News Release

Métis Latter-day Saint Grandmother Creates Canadian Unity With Her Textile Artistry

Linda Shaver Angus, an accomplished Canadian artist and a member of The Church of Jesus Christ of Latter-day Saints in Abbotsford, British Columbia, has recently completed her “Canadian Unity” quilt top. She considers this piece to be her highest artistic achievement over a lifetime spent working with fabrics. This intricate piece is truly a masterpiece, the brilliant essence of all Angus’ imaginative work.

“So much of this quilt was created through inspiration,” Angus said. “When I researched for each block, I would ... wait for the divine confirmation. ... Sometimes inspirations came to me as I slept. I let these insights guide my creative processes.”

Angus is a member of the Métis Nation. Her roots are set deep in the Red River Settlement, including what is now Winnipeg, plus an 80-kilometre radius of land surrounding it, in southern Manitoba.

Although the “Canadian Unity” quilt top took her 22 years to sew, Angus felt motivated, even driven, to finish it once she started. She felt encouraged by scripture. Angus asserts her faith in Jesus Christ helped her complete this enormous piece of textile artistry, and she attributes her healthy state of mind, spirit and being to quilting and beadworking.

Angus has built an implicit invitation to unity into her quilt, trusting that those who “look and see” will help build connections. She eloquently describes the thousands of incandescent glass seed beads covering the quilt top as symbols of both Canada’s expansive land and the people. Angus intended the quilt to be — and it is — beautiful, significant, compelling and completing. She plans that, when the quilt top is backed and finished, it can be displayed and toured.

“It might bring feelings of unity and love to those who see it. I feel that this quilt has never been for me,” she said. “It’s for Canada, and it’s meant to show the love of all Canadians for our land.” She intends that a written booklet, with detailed descriptions and pictures in colour, will accompany the quilt on its tour. Her words continue, speaking of her gratitude for close family, who are wonderfully supportive of her quilting.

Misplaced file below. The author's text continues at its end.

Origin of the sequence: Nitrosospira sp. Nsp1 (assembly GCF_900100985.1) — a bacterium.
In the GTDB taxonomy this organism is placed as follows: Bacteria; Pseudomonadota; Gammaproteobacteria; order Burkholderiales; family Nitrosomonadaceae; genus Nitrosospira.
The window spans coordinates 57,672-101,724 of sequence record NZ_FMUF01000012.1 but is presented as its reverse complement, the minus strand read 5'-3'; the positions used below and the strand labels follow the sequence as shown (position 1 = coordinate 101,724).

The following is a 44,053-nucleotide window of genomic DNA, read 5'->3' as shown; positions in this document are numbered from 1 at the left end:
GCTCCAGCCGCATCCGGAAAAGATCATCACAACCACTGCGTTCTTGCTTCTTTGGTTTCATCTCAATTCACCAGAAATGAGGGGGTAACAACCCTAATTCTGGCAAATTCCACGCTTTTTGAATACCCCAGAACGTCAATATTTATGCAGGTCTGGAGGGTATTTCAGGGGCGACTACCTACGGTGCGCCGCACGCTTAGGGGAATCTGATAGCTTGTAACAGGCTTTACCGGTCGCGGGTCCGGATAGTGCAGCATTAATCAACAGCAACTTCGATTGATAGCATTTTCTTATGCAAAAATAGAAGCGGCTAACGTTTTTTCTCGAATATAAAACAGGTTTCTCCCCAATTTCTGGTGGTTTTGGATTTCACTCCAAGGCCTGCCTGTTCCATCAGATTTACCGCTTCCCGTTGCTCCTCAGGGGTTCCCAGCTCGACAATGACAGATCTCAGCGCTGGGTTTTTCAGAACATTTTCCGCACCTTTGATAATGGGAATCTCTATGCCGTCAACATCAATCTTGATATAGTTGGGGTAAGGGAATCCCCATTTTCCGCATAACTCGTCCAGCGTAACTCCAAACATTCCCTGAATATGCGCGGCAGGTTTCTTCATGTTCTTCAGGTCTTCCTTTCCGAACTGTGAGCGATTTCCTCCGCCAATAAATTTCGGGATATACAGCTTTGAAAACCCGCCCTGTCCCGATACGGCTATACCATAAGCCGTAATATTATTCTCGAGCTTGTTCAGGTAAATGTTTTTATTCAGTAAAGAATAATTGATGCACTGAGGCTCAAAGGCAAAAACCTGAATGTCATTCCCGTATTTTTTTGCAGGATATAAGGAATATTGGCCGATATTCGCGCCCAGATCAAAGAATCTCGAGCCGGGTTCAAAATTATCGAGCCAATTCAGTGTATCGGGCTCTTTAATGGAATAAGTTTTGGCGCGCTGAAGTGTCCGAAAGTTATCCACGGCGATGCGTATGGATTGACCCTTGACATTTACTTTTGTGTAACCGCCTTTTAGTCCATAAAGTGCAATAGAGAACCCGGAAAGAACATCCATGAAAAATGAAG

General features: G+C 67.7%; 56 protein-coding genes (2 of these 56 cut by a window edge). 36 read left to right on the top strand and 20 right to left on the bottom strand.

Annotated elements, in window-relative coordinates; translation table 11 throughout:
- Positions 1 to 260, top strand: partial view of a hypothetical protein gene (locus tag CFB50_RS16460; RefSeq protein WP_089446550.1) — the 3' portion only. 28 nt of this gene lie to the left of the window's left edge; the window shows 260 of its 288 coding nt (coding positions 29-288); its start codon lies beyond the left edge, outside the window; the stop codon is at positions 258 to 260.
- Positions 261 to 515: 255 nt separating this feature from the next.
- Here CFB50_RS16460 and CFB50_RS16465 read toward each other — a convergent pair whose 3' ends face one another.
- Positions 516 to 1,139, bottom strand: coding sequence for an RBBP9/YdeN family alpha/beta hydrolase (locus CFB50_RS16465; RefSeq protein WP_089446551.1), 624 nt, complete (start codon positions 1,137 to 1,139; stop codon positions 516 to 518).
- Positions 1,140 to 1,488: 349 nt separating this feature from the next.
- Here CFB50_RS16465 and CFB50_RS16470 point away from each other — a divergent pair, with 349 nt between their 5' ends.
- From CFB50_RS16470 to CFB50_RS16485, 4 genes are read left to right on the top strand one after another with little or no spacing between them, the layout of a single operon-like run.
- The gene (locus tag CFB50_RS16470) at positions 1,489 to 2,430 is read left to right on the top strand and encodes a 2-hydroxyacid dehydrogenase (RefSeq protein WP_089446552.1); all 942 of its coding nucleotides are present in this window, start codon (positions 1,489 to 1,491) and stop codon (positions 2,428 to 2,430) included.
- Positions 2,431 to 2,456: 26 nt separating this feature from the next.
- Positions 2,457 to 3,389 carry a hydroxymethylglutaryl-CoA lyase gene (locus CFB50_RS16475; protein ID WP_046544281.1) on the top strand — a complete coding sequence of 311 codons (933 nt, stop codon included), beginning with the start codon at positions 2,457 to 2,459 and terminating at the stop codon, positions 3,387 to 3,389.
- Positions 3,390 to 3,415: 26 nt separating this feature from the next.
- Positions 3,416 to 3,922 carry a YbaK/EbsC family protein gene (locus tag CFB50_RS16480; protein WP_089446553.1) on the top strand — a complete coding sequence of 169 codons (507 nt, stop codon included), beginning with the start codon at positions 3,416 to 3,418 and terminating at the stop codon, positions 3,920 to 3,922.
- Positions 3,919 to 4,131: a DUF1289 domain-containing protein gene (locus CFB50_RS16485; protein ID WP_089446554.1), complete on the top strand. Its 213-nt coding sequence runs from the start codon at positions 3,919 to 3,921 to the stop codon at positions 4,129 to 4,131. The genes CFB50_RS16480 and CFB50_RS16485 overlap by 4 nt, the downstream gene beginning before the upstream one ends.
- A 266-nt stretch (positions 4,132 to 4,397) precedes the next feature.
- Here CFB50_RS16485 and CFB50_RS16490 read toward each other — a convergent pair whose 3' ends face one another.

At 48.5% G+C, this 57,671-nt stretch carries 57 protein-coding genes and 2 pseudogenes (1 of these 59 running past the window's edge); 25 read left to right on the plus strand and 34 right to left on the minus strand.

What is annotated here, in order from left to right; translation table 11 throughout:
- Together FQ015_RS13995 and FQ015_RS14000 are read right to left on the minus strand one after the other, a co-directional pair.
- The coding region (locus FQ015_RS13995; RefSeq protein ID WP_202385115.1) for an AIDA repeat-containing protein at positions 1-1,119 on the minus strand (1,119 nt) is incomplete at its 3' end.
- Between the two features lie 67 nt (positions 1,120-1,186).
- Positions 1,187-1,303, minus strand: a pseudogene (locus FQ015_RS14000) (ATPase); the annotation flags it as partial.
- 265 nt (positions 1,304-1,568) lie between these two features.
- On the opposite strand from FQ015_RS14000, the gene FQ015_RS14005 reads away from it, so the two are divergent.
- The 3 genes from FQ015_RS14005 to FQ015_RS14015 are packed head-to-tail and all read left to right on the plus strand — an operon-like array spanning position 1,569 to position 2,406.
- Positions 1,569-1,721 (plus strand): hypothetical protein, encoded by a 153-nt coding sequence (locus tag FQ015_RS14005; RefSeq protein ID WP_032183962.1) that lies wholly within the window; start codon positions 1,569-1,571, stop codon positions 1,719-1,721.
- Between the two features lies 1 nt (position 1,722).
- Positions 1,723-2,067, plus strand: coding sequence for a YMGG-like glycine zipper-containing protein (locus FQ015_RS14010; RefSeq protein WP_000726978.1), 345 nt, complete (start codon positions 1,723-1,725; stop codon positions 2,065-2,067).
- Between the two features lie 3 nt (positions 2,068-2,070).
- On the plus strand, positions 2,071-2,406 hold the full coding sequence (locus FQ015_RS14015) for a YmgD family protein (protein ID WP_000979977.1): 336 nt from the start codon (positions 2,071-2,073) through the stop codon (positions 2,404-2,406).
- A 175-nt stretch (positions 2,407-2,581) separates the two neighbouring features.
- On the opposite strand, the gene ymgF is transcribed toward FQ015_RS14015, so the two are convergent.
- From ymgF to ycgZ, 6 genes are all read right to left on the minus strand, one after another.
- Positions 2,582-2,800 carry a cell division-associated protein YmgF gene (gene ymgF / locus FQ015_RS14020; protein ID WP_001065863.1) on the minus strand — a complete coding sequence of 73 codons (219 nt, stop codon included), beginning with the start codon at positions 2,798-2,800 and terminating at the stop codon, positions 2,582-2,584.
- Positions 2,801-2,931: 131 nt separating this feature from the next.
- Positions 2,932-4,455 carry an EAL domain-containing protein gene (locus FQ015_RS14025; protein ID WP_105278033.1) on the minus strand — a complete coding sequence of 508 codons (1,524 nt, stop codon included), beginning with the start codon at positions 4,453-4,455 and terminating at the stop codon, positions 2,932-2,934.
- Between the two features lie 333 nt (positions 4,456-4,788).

The quilt top measures 10 feet wide and 13 feet, six inches long. Each Canadian province and territory has its own quilt block. Angus marshalled all the provincial blocks around a central block representing the Parliament buildings in Ottawa, Ontario. (Find the full series of close-up pictures showing full details and taken by photographer Joanne Coleman at Umbrella Tree Photography.)

As a highly advanced quilter, Angus has created beautiful embellishments overlaying the quilt top. Each individual applique is hand-cut, hand-stitched, raised, puffed and embellished with beads. The appliques are icons familiar to and evocative of every Canadian. Potatoes and lighthouses for Prince Edward Island. Wheat fields and bison for the Prairies. The rocky Canadian Shield for Ontario and Quebec. All sorts of living things — sea creatures, polar bears, moose, beavers. Trees. Totem poles. The aurora borealis. The maple leaf. Intertwined are images representing the Indigenous peoples in Canada — the First Nations, the Inuit and the Métis.

Angus calculates it took more than 100,000 hours to research and design the quilt top’s complex elements, and to sew, hand-stitch and bead them. All this took a herculean effort on her part and help from seven good friends in her local quilters’ guild, who contributed their time and efforts on occasion.

A quilt is traditionally composed of three layers of textiles. The final step is to install a fabric backing and bond the separate layers with strong stitches — ladder stitch, blanket stitch and other embroidery stitches. With her quilt top layered and backed, Angus’ work will be “Canadian Unity”–finished.

Quilting has remained a strong tradition in The Church of Jesus Christ of Latter-day Saints for over 150 years, perhaps because the word “quilt” invokes nostalgic thoughts and feelings of security, warmth, comfort and family togetherness. The quilt Angus has created is emblematic of all these and, of course, unity.

Church leaders instruct us that, as followers of Christ, we must seek unity always and especially in challenging times. In the October 2020 general conference of the Church, Elder Quentin L. Cook of the Quorum of the Twelve Apostles remarked, “Unity and diversity are not opposites. We can achieve greater unity as we foster an atmosphere of inclusion and respect for diversity” (“Hearts Knit in Righteousness and Unity”).

We all have our own unique talents, abilities and resources. What can we do individually that might bring us closer to the important goal of achieving Canadian unity?

Contributed by Karen Pruden Shirley, Canada Communication Channels Co-ordinator

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